A photo of a beach in Israel during the sunset.


Imagine I asked you, “What’s the weirdest novel or film you’ve ever come across?” Your answers would likely differ. Now, consider this: what if I told you that the Holy Bible documents some of the most bizarre events in history? Today, let’s explore one such incident found in 1 Kings 13:1-34. In a nutshell, a man of God predicts judgment on King Jeroboam. God instructs him not to eat or drink in the area, but an older prophet deceives him.

The man disobeys and gets killed by a lion. The older prophet then finds and buries him, acknowledging the truth of the man’s message. It’s a tale even seasoned scholars find perplexing. So, why did God include such a strange story in His Word? I can think of four reasons. (Every sentence in the Bible serves a specific purpose after all.) By the way, I’ve titled today’s message “A Prophet Who Lied and a Prophet Who Died.”

1. An Insignificant Man with a Significant Message

Let’s consider the prophet who died. The author of 1 Kings doesn’t identify him by name. He rather introduces him as a “Man of God from Judah” who came to Bethel. That’s it! An insignificant “nobody” but with a significant message because the NIV says “By the word of the Lord a man of God came from Judah to Bethel, as Jeroboam was standing by the altar to make an offering. By the word of the Lord, he cried out against the altar:” The messenger may be insignificant but the message was significant because both the messenger and the message were sent by the God almighty!

Someone said, “Without God man cannot, and without man God doesn’t” This anonymous prophet demonstrates that one does not need to be somebody to be significantly used by God. Do you believe that you are nobody as well? When we look at the scriptures it is evident that God is looking for men and women who are nobodies. Why is the Lord looking for insignificant men and women like us? It’s because he always handpicks insignificant people to be the bearers of his significant message to people who don’t know the Lord.

This prophet without a name lived at a time when the Kingdom of Israel was divided as the southern and the northern kingdom. There were no qualified messengers within the northern kingdom of Israel. It’s a sad remark on the spiritual climate of Jeroboam’s kingdom. It sounds a lot like our modern-day society, isn’t it? He reminds me of God’s words to the prophet Isaiah. “Whom shall I send, and who will go for us?” Will you say, “Here am I; send me!’ Will you go unto the utmost of parts of the world with the Gospel of Jesus Christ?

This prophet experienced two divine phenomena when he left his home in Judah to deliver God’s message to King Jeroboam in Bethel. First, the Lord gave an immediate sign by splitting the altar to confirm the prophecy to people who were around. Second, Jeroboam’s hand was withered when he ordered the prophet’s arrest. When we leave our comfort zone we also will be followed by signs and wonders as Jesus promised, (John 14:12). We shall face persecution also, (Matthew 10:16). However, our sufferings are nothing compared to the reward awaiting us in heaven, (Matthew 5:12).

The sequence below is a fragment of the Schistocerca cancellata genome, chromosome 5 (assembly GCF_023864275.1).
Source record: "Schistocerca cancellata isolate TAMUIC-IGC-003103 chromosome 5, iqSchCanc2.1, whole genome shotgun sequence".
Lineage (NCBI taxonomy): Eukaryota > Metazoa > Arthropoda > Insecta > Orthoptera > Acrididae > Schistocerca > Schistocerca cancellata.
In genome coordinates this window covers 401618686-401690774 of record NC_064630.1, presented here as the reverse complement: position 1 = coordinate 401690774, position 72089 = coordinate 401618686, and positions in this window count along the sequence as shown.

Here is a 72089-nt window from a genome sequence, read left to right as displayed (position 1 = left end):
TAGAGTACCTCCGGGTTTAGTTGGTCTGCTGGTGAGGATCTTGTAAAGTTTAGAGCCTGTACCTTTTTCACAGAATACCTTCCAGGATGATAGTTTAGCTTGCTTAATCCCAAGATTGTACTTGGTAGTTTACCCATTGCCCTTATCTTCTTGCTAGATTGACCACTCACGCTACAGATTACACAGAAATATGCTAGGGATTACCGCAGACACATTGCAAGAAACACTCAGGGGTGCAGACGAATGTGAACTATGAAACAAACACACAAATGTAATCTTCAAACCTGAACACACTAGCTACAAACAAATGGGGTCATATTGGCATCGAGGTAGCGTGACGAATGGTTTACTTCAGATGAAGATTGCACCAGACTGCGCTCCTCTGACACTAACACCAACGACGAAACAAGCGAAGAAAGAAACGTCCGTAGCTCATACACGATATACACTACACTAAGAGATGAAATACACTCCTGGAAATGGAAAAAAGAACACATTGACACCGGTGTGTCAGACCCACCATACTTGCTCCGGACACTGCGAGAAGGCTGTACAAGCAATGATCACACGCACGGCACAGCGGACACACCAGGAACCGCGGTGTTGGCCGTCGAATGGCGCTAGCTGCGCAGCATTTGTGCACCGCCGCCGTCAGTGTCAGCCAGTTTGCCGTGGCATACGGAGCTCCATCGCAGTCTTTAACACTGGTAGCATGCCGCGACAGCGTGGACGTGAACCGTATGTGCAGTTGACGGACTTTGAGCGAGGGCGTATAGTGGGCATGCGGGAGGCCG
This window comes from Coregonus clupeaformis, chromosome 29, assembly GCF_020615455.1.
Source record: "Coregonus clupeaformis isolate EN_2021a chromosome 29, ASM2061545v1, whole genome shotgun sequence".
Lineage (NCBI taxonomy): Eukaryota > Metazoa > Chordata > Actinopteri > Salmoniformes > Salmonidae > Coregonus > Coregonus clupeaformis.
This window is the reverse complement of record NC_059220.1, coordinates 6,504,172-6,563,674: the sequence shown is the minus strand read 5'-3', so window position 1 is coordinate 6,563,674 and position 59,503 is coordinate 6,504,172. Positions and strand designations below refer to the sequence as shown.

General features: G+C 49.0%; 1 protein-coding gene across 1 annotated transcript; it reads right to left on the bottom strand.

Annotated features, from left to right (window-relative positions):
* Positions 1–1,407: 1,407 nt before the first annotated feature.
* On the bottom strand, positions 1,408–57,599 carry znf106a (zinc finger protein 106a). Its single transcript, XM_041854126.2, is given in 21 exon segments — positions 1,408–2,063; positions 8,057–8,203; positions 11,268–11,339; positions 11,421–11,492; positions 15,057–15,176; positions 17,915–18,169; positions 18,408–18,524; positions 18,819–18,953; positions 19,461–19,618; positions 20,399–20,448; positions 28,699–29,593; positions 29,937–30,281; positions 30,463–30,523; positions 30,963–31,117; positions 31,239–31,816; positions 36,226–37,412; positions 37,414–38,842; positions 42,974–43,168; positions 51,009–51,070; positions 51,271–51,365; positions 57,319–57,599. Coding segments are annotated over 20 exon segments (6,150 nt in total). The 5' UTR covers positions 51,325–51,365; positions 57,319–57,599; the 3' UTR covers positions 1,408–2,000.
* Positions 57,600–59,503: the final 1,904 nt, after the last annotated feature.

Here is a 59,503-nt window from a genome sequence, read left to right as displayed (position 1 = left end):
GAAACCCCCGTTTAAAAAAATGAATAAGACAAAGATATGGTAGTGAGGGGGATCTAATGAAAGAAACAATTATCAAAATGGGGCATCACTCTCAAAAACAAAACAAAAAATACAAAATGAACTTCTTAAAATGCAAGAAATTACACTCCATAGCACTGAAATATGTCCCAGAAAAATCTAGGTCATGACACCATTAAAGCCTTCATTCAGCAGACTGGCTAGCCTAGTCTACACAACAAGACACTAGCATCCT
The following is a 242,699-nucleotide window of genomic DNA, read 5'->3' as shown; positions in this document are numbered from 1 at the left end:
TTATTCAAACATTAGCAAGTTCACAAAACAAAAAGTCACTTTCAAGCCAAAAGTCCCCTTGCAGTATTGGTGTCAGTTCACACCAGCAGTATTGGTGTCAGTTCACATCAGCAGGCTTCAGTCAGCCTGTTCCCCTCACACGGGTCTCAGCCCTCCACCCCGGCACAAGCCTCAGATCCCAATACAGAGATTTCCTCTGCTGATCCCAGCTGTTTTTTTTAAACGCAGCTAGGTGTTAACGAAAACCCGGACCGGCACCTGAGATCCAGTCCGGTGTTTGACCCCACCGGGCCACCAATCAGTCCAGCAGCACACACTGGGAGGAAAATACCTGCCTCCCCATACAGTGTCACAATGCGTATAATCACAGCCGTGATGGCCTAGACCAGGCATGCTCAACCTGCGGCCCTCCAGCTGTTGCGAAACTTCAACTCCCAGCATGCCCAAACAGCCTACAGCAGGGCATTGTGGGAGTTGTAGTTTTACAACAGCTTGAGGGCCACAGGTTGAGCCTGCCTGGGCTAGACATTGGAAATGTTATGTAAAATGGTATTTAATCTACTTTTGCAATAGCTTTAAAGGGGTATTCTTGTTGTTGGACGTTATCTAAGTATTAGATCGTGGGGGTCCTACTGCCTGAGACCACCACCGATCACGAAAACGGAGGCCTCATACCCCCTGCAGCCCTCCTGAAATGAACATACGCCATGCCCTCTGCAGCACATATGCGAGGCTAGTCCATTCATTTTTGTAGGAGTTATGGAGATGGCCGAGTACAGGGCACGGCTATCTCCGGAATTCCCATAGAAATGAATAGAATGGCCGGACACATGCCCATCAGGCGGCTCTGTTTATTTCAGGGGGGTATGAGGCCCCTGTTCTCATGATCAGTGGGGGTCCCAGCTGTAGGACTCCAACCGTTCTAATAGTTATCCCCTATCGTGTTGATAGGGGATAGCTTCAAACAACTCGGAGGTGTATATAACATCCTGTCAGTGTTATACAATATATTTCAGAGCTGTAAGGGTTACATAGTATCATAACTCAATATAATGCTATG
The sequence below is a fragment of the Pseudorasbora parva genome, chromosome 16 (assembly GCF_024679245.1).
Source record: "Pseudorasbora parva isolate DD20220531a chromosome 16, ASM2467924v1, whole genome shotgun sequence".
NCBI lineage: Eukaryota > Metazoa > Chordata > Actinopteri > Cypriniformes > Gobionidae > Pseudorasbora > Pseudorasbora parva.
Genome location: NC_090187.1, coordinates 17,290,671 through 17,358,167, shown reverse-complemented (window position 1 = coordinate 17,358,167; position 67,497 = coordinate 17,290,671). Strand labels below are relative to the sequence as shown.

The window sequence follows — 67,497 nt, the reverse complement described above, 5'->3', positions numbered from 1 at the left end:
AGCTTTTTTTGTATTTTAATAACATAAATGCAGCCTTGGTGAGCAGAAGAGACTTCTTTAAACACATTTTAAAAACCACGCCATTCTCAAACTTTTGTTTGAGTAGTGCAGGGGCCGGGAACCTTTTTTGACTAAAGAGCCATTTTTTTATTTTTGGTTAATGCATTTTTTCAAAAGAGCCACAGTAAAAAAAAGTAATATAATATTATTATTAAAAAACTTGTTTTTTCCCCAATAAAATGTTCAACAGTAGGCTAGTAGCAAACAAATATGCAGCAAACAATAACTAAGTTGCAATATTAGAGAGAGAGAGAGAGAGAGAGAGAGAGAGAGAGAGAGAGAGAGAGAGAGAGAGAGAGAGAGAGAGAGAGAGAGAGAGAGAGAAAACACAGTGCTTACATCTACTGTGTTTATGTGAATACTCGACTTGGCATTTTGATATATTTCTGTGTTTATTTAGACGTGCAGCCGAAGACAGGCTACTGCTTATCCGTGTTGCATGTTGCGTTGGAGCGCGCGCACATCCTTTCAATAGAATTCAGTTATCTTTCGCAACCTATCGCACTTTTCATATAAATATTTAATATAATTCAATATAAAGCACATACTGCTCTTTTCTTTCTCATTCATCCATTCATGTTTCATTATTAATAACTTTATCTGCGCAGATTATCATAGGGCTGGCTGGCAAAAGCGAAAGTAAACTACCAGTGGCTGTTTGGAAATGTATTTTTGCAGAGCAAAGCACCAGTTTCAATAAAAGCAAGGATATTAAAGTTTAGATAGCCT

2. A Deceptive Man with a Disastrous Message

Let’s consider the prophet who lied. He was anonymous, older, and deceptive. Although the Bible doesn’t reveal much about this man, judging by the fact he possessed the genuine gift of prophecy and his deceptive behavior we can easily conclude he was once a prophet of the Lord, who had fallen from his steadfastness. Otherwise, why would God bring another prophet from the Southern Kingdom to confront Jeroboam? The modern Christendom is not short of ministers like him but I want to interpret his behavior from a different angle.

Ironically, men of God often tend to give into temptation on account of food ever since the creation, (Genesis 3:6) although Daniel and his friends were wiser. Food isn’t inherently evil but represents our vulnerabilities in general. The young prophet was smart to decline the king’s invitation to dine with him (Proverbs 23:1-3) but not smart enough to resist the old prophet’s urges. Perhaps the apostle Paul thought of this deceptive man when he said even an angel who preaches a false gospel must be condemned, (Galatians 1:8).

There are a few important life applications we can draw from the character of this deceptive prophet. First, deception walks in parallel with the truth making discernment tricky (…I too am a prophet…). Secondly, the devil seeks to deceive not the unbelievers but believers because unbelievers are already deceived (…and an angel spoke to me by the word of the Lord…). Thirdly charisma and physical maturity can’t substitute God’s Word. The old age and the charisma that the old prophet exhibited are some of the reasons the young prophet failed to exercise discernment.

The young prophet suffered dire consequences for disobedience. How do we protect ourselves in an age when deception is prevailing? By knowing God’s word by heart. The Bible has been translated into 10,000+ languages already. Hence we don’t have an excuse. Did you know that in the US Treasury officers are told to rub their fingers over currency notes? The idea is to familiarize them with the tactile experience of handling a real currency note to the extent that they can easily distinguish counterfeit ones by touch. Likewise when we know God’s word by heart discerning deception is easy.